Vet centers began in 1979 in response to the many Vietnam veterans in need of help. Each Vet Center is a non-medical counseling facility that offers a variety of social and psychological services that are provided free of charge to veterans, current service members and their families. The Vet Center, many of whose staffs include veterans, provide completely confidential counseling for depression, post-traumatic stress disorder (PTSD) and the psychological after-effects of military sexual trauma. The centers also make referrals for clients to the VA Health Care System for health services and benefits.

Close to 350,000 military veterans live in Minnesota. In contrast, Wisconsin has 331,000 veterans, and it has five Vet Centers. North Dakota claims 55,000 veterans, and it has four.

The following are some of the comments made by three of the dedication ceremony’s speakers:

Casey McCulloch

Casey McCulloch, who had been in the Florida National Guard, did a tour of duty in Iraq where she witnessed many traumatizing events. Though she was not wounded physically, she developed post-traumatic stress disorder and suffered anxiety and panic attacks for 13 years. Her life, she said, had become an empty shell, and she had thoughts of wanting to die.

Then one day, a year ago, she summoned up the courage to go a Vet Center where she blurted out the words “I need help.” Saying those three empowering words were the beginning of a new, happy, productive life for McCulloch.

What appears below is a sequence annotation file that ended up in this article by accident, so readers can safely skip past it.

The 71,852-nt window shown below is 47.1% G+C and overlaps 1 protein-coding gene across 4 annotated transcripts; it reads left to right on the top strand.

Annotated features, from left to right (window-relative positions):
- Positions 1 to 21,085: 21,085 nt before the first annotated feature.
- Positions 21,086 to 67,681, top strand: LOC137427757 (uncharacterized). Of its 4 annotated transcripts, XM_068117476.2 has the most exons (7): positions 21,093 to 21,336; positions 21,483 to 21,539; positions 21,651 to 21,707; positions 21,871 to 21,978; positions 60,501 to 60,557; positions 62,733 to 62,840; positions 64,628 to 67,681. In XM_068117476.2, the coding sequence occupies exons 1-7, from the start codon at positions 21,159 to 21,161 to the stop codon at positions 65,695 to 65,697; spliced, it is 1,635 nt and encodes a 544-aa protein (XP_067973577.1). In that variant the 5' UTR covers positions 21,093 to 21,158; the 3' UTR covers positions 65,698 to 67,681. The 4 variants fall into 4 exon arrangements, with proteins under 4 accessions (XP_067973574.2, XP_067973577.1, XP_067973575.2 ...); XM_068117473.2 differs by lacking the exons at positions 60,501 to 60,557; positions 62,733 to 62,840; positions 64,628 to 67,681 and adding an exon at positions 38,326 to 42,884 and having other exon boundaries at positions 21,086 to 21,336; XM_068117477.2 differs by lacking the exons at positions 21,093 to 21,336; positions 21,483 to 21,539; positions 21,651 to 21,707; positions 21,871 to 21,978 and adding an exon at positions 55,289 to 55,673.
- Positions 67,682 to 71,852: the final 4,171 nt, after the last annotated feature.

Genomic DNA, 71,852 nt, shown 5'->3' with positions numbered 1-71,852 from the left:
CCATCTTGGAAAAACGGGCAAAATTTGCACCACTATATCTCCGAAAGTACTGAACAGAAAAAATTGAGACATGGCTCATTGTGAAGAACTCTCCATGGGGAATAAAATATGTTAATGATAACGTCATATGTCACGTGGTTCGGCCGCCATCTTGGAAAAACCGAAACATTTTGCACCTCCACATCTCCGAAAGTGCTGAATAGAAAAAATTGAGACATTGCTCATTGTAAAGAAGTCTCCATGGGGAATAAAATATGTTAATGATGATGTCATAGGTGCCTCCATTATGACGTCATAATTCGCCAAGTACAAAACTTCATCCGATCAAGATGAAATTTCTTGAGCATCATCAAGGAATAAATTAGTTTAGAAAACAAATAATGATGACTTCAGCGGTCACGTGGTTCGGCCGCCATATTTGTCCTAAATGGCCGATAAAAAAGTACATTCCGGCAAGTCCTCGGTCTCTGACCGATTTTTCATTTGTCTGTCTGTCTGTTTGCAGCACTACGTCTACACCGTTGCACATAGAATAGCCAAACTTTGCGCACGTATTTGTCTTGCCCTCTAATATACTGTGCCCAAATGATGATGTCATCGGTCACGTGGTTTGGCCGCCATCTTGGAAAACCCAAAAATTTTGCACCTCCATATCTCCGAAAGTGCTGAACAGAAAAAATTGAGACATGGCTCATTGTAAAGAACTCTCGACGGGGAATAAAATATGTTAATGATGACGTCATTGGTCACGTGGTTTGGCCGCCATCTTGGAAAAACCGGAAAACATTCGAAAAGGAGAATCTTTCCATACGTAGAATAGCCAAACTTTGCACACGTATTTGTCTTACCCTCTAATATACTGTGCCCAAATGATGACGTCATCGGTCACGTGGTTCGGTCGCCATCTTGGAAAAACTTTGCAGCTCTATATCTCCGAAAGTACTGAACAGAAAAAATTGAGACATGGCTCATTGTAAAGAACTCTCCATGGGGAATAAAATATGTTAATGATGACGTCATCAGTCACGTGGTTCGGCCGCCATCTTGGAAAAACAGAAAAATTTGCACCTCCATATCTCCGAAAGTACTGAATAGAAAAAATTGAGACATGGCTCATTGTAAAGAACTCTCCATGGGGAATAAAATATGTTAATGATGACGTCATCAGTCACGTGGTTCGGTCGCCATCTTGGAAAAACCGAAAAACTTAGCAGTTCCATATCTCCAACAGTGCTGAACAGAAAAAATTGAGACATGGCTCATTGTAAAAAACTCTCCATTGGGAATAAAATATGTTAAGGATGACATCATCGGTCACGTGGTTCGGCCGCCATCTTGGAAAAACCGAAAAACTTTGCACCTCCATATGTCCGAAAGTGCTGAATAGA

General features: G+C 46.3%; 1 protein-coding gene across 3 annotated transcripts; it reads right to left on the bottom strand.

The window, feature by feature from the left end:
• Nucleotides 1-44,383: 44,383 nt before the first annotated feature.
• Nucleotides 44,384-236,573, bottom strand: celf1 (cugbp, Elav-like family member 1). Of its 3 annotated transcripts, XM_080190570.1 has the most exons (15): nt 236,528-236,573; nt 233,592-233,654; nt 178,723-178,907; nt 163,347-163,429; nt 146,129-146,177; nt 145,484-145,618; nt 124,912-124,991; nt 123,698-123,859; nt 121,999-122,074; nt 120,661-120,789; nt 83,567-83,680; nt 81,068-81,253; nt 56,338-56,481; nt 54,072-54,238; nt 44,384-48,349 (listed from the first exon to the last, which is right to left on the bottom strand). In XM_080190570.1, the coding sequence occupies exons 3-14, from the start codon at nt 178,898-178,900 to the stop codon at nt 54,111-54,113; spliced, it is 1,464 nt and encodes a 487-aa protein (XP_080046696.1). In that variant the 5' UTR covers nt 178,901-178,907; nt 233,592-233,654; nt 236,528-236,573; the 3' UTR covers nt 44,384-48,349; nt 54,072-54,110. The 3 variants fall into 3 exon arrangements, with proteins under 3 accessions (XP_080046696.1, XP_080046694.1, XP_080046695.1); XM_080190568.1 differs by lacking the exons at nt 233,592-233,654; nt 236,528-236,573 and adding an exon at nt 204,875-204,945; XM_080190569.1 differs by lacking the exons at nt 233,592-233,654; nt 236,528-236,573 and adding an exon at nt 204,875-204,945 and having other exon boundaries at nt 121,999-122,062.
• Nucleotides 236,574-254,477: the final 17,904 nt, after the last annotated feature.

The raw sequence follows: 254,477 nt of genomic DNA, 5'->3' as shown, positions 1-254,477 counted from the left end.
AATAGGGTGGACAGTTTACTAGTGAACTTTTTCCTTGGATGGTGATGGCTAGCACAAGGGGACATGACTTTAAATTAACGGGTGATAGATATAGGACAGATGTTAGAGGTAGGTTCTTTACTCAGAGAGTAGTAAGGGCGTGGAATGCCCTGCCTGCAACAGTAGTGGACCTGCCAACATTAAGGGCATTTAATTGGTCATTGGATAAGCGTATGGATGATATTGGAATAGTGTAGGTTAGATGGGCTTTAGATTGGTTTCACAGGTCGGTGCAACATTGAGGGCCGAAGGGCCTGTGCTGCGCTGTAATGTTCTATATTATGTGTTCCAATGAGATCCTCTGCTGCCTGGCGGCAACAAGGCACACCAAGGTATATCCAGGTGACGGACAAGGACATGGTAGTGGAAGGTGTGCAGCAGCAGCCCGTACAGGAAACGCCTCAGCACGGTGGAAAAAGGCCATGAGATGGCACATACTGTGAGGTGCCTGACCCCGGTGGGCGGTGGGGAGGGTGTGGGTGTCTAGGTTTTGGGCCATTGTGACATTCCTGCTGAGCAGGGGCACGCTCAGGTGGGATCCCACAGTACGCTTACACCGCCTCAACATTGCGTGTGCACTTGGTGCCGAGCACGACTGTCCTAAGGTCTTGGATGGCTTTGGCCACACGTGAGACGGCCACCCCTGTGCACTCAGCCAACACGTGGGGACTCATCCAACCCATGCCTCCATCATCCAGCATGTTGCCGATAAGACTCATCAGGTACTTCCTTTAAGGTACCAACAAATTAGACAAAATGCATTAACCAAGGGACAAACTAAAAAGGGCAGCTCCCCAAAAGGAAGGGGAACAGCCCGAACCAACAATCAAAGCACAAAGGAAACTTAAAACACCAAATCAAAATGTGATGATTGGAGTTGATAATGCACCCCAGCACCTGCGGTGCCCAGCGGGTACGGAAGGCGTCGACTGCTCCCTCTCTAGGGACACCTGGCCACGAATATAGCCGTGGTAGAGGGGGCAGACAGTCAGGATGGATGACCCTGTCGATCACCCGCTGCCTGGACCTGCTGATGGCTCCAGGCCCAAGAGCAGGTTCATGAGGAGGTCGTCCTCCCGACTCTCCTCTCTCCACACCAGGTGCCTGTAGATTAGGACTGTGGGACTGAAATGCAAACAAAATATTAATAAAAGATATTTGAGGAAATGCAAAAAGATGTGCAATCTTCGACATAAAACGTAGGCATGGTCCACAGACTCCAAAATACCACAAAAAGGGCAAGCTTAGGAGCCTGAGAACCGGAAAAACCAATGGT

Paul Evangilist

A former U.S. Marine and Vietnam veteran, Paul Evangilist, vividly remembers coming home to America and getting in a taxi to go to the airport.

Gov. Tim Walz, right, stands with Phil Ringstrom, a Sartell veteran who advocated for Vet Center expansion since the mid-2000s.

When he told the cab driver he was just back from Vietnam, the driver said this to him: “Aren’t you Marines the ones who kill babies and women over there?”

It was an awful moment because Evangilist knew right there and then that he had left one war to have to confront another “war” at home — hostility and dislike from so many people he would meet.

It wasn’t until years later, when he was 69, that Evangilist sought treatment for post-traumatic stress disorder and began to “rebuild” his life.

He predicted the new St. Cloud Vet Center will be a “safe harbor” for so many veterans and their families.

Vincent Smith

Vincent Smith, too, is a Vietnam veteran who was a military policeman and dog-handler. He later became a biology teacher.

He talked of the tight and loving bond he developed with his dog named Tap, who was adept at sniffing out heroin. Tap’s cruel death — he’d been killed and then eaten — devastated Smith and took him years and years to get over.

Smith’s talk at times had the audience rollicking with laughter when he recalled with witty, wild remarks his adventures and misadventures as a boy, as a soldier and as a teacher.

An honor guard from Foley advanced the colors.

He talked of the time the school superintendent visited his biology classroom and a cockatiel made a mid-air fluttering dash toward the man’s head, causing him to fall to the floor.

“What was that?!” the man asked.

“A cockatiel,” said Smith. “He’s one of the animals I use in my teaching.”

“Well, I’m sure glad you don’t teach about elephants!” said the exasperated superintendent.

The audience erupted with laughter.


Any veteran, servicemember or their family members who would like to make an appointment at the St. Cloud Vet Center Outstation should call 763-503-2220. That number is the same for the Anoka Vet Center.